WRITING this before last night’s crucial Brexit vote in the House of Commons I have no idea how it will turn out. Put the other way round, I have as much idea as the 600 or so MPs who will be voting. Which brings us swiftly to the point. On June 23, 2016, most of us, including (I’m going to assume) all those 600-plus MPs, voted in the Brexit referendum.

That mechanism, it is worth reminding ourselves, is invoked when a government chooses to place an issue in the hands of the people.

True to the concept our government promised “we will implement what you decide.” Well, we decided, by more than half the votes cast, that the UK should leave the EU. For me certainly, and for you unless you are an MP, that was the end of our involvement. We trusted the government to get on with it.

In the general election that followed both main parties professed to honour the Brexit vote. But then the House of Commons took the view Parliament must have “a meaningful vote” on the final deal.

By this means MPs, who had already voted as individuals, seized control of Brexit from their fellow citizens. In the last fortnight this has given them a whole series of extra votes on Brexit – motions and amendments, generally anti-Brexit, leading up to the big one last night.

The contempt with which our elected representatives have treated us is mind-blowing. If Brexit is thwarted millions will consider democracy in Britain dead. Since many would not vote again, participation in any second referendum, the so-called “People’s Vote’, would be too low to give the result authority.

Meanwhile Mrs May, once adamant that “no deal is better than a bad deal”, insists her Withdrawal Agreement delivers the Brexit people voted for. In fact, by tying us into most EU rules while we have no say whatsoever, it is the worst possible outcome.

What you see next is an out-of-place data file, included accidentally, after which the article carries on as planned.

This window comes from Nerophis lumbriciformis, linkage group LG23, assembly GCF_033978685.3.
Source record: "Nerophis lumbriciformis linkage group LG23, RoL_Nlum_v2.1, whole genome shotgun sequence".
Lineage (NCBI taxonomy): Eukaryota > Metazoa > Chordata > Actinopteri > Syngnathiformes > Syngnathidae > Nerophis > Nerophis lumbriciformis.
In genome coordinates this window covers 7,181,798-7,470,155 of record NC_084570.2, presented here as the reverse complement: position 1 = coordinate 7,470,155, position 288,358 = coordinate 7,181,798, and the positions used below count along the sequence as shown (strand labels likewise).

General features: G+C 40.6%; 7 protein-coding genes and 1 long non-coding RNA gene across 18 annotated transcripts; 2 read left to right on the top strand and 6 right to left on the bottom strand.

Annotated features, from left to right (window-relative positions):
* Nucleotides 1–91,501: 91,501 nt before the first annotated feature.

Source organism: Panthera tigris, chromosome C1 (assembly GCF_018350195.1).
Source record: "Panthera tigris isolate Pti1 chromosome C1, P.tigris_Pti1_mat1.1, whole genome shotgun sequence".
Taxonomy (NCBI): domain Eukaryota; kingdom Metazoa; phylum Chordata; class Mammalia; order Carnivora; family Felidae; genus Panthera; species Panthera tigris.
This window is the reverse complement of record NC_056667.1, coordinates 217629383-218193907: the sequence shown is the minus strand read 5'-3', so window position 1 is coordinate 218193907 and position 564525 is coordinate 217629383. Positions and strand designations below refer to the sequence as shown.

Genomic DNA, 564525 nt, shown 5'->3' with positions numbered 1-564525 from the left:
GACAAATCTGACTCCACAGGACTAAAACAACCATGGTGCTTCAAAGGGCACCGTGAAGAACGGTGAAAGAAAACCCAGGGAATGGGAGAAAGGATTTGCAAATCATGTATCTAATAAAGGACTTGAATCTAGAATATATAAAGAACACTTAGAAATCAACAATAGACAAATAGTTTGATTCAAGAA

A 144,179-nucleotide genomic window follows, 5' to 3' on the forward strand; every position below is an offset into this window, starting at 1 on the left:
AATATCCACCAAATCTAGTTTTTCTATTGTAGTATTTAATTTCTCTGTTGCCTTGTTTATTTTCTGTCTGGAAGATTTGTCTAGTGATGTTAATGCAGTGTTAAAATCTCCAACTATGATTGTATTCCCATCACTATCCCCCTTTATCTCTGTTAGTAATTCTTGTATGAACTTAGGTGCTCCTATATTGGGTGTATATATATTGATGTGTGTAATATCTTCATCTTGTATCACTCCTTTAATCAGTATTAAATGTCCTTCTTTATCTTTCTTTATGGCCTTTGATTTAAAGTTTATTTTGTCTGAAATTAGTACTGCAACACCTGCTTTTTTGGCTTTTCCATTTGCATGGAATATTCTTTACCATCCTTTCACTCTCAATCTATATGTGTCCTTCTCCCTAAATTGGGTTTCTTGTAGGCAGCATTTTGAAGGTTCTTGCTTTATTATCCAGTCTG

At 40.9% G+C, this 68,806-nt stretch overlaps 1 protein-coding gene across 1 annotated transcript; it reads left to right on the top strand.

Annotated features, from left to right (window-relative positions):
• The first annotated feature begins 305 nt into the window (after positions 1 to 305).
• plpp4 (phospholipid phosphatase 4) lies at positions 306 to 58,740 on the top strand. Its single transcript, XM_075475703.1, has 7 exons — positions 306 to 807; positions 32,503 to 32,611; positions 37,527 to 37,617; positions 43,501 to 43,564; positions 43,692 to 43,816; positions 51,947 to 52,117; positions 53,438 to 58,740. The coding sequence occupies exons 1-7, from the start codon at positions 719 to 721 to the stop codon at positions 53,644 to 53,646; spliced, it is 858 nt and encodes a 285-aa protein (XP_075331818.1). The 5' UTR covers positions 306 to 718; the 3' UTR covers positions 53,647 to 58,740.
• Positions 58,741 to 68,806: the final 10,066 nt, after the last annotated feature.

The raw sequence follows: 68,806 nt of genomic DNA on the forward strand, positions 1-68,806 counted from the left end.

Let me give you the measured, sensible words of Lord Bamford, chairman of JCB, one of Britain’s most successful companies. He says his vote to leave was “based on an assumption that… our exit would be a ‘clean break’, as part of a deal negotiated by both sides in a spirit of understanding and mutual co-operation between good neighbours.”

And so it might have been – had not the EU treated it as war. Observing that no deal means trading on World Trade Organisation terms, under which his company, a major exporter, already operates, Lord Bamford continues: “The more I think about it the more I like the idea of trading with the EU under WTO rules. Business people… should be delighted at the prospect of the UK being able to negotiate trade agreements from day one after exit, something we can’t do under the Withdrawal Agreement.”

Separately, from eight food industry businesses that trade extensively with the EU comes this assurance: “We are not afraid to trade on WTO terms.”

They point to statements from across the Channel expressing a desire – and determination – to maintain business. Where there’s a will, there’s a way. But of course that’s the essence. There’s never been a will by our political elite or the EU. Sod those 17.4 million ‘leave’ crosses on the ballot papers.